Photo by Mallory Biggar
The long-awaited event “Lies Feminists Tell,” drew over 150 people to the Communications Facility on May 9, many of whom were holding signs in protest of the event.
The event, hosted by Western’s chapter of Student’s for Life of America, centered around the president of the national organization Kristan Hawkins. Communications Facility 105 reached maximum occupancy before the event had started, and an overflow room in Communications Facility 110 sat more attendees.
According to Molly Sutton, president of Western’s Students for Life chapter, the club did not expect that many people to show and didn’t have plans for an overflow room until days before the event.
Apart from attendees in the crowd snapping, there were few comments made during Hawkins’ talk. However, when it came time for the question and answering period, tensions arose.
“Do you want to know the most controversial point in my #LiesFeministsTell speech at Western Washington University was last night? This is it: only women can get pregnant,” Hawkins said on her Facebook page following the event.
Her Facebook response alluded to the first question asked during the Q&A, when a non-binary attendee asked why Hawkins did not include trans and genderqueer people in their discourse. Hawkins stated that there were only two genders and referred to the person asking the question as a woman. The room erupted in protest.
Levi Eckman, Associated Students vice president for academic affairs and Student Senate Pro Tempore, told Hawkins it was embarrassing that Western funded her speech, and asked what she was doing with the money that she made from it.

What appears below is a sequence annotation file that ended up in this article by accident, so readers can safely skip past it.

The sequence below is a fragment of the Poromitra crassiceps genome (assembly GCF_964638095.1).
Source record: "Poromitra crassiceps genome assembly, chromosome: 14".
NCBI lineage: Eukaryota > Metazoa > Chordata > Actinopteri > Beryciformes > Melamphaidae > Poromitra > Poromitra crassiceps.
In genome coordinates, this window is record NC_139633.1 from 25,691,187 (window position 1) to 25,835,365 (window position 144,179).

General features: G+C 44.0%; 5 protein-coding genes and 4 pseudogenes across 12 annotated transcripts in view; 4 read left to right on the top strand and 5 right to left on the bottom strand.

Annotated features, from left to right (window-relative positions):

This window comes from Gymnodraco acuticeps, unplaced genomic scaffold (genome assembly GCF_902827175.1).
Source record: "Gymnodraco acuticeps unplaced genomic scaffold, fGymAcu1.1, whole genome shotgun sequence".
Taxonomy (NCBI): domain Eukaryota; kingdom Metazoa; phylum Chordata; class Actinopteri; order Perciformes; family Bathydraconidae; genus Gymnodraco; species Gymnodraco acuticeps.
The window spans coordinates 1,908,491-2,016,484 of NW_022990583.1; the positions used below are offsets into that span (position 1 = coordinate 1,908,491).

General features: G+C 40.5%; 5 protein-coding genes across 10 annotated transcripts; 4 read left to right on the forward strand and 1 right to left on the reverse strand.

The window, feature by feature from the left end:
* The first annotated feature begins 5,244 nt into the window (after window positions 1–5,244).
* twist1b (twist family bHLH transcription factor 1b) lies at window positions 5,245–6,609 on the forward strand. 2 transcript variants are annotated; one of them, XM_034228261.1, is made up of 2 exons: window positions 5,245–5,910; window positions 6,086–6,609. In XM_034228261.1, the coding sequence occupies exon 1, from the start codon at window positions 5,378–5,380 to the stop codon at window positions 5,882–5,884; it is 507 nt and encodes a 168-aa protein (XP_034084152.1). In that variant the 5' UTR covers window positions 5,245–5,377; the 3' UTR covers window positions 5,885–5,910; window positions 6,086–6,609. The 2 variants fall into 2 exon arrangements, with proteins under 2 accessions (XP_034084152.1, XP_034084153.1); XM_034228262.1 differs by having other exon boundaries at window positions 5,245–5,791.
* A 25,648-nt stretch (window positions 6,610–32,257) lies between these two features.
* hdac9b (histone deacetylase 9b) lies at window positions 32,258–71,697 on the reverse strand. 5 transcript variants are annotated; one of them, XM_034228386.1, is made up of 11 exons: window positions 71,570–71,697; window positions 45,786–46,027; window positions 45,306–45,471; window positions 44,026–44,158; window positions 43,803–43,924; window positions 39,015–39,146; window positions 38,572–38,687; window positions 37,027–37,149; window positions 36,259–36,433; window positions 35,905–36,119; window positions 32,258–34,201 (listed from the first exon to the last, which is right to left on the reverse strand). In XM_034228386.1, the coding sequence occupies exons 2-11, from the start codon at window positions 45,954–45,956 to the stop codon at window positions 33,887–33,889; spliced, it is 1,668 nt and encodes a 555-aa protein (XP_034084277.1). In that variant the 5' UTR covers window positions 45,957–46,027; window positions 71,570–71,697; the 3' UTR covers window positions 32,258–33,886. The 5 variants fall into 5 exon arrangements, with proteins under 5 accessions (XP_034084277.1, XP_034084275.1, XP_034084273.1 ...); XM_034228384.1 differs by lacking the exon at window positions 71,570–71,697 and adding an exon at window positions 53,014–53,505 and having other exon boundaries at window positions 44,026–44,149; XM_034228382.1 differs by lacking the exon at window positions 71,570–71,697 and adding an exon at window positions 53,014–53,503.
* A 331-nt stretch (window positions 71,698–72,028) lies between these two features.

“I think it’s so embarrassing student money funded your being here,” Eckman said to Hawkins. “When you say these things, what do you get out of it?”
In response, Hawkins said she saves the lives of mothers and children. She said she did not get paid to speak, but did have her travel expenses covered.
According to Sutton, the speech cost the club, in total, just over $500, including travel expenses, ASL interpreters and security. All of these expenses were paid for by the club, with the possible exception of additional security as a result of the event banner being burnt down, which may be paid for by the school, Sutton said.
The club is a part of the AS with a student account, however, the chapter receives outside donations which were used to pay for the event, according to Sutton.
Organizers of the protest partnered with the Student Advocacy and Identity Resource Center and procured two decompression rooms before, during and after the event, for those negatively impacted by the event, according to the Feminist Direct Action Facebook page.
The organizers also created a protocol list for the protest on the Facebook page, stating that protesters could not in any way impede or disrupt the speech.
Maya Cheval, a Whatcom Community College student and event attendee, said she thought the protest went well. She said a lot of people held up signs, discussed the issues raised and built community. They handed out pamphlets which listed resources and information about reproductive health.
Growing up in the fundamentalist evangelical church until leaving at the age of 14, Cheval said that she experienced the misogyny of the pro-life movement first-hand.
“Having six years to unlearn the nastiness I’d internalized and to learn about intersectional feminism, my immediate reaction to seeing that an anti-feminist, pro-life speaker was ‘no way we’re gonna let this happen without any backlash,’” Cheval said.
Before the event, Sutton said the reason the club was hosting Hawkins was to start a discussion on campus.
“We’re not here to attack anybody; we’re here as a resource,” Sutton said. “If [anyone] has questions, I invite them to reach out to us.”